Ray Davies was the 60s prophet of Thatcherism. Well a lot of those beat combos were really (Beatles' "Taxman" etc), but the Kinks were quite conscious of the mythology that would sustain the resurgence of the Right. That odd mockery of 'the establishment' and love/hate of US pop culture mixed with sentimental little England nostalgia. Probably why they were the main lyrical reference point from The Jam to Smiths to Blur.

Greyhoos said...

Right, that whole "social observer" school of English pop songwriting (to which, I suppose, one could sort-of add Andy Partridge). Thing is, many of the those later songwriters were frequently pretty harsh and mocking about their subjects, whereas Davies's lyrics often contained a great deal of pathos and tenderness.

W. Kasper said...

That ironic, sober, asexual strain in British pop. All about wryness, resignation, moderation and distance - unlike heavier rock, glam continuum or dance-based musics.

Greyhoos said...

@ Wayne: Concerning Ramones, etc. Yeah, the conventional history/cliché about first-gen punk -- the way it cut through the bloated, pompous bullshit of rock in the 1970s, aiming to return the music to some semblance of its original energy and directness.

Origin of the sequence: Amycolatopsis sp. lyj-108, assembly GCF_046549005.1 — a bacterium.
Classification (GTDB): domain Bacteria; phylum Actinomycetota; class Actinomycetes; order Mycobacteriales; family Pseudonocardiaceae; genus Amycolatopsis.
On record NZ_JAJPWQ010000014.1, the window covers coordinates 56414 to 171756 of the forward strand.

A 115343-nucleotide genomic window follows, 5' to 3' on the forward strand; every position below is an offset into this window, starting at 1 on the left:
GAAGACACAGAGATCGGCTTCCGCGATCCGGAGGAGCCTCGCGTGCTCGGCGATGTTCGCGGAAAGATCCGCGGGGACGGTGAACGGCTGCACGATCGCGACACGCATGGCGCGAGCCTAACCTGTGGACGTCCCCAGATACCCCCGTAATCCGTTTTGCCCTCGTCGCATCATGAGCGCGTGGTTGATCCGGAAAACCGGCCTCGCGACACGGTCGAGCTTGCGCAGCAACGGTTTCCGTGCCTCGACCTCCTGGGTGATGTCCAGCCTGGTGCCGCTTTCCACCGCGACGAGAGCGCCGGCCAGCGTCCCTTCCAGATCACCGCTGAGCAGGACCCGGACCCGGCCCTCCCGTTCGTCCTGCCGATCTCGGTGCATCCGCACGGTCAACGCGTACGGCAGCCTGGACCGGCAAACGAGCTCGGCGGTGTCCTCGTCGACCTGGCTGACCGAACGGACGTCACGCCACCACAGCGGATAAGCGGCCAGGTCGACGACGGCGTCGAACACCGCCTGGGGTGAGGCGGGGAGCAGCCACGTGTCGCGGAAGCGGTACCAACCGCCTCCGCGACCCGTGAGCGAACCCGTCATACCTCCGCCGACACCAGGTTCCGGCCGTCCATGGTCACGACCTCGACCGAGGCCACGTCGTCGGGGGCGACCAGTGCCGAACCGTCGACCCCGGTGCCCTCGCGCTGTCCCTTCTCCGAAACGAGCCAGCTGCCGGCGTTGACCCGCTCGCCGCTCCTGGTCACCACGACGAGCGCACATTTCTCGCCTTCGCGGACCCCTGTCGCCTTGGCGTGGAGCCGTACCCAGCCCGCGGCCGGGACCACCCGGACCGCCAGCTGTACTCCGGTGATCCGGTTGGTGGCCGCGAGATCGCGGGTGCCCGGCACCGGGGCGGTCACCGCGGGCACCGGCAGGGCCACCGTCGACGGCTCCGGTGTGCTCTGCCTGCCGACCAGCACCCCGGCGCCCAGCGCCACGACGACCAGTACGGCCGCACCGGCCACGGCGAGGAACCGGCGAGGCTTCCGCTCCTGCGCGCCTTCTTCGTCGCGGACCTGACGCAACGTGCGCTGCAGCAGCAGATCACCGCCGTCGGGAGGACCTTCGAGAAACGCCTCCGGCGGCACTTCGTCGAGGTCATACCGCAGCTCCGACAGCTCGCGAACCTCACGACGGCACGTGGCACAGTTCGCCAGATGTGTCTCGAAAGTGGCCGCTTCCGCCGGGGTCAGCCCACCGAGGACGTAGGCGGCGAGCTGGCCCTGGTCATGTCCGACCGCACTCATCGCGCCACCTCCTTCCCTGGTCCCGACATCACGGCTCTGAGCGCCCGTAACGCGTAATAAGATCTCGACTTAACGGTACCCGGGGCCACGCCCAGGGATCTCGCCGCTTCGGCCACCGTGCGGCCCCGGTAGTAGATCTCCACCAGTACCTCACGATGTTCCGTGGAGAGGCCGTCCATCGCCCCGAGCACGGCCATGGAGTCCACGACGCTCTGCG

Thing is, punks didn't conjure this attitude out of thin air. If you revisit a variety of stuff from the early half of the decade, seems like it's a desire that could be commonly found lurking (in one form or another) in the wings in a lot of other, more conventional, quarters -- early Eagles, early Doobie Brothers, the Bob Seger System, eventually Bruce Springsteen, & etc etc.

Which is probably the reason why a number of veteran/prior-gen rock artists like Neil Young et al embraced punk -- or at least gave it lip service -- when it arrived on the scene. They saw it as a necessary corrective. (After all, many of them had spent the past several years fending off rec-company pressure to do something that might move more units -- to pander to changing contempo tastes, be more "marketable," maybe even cut a disco tune, etc.)

W. Kasper said...

Yeah - Springsteen and Lou Reed had more mutual appreciation than punk mythology would have it. Even Hall & Oates were about a return to 'straight' pre-Beatles pop and rock at first. The return to meat'n'potatoes rock'n'roll. A lot of the Year Zero mythologising was very British, fashion-led (or later hyped up by mythologising US/UK rock journos).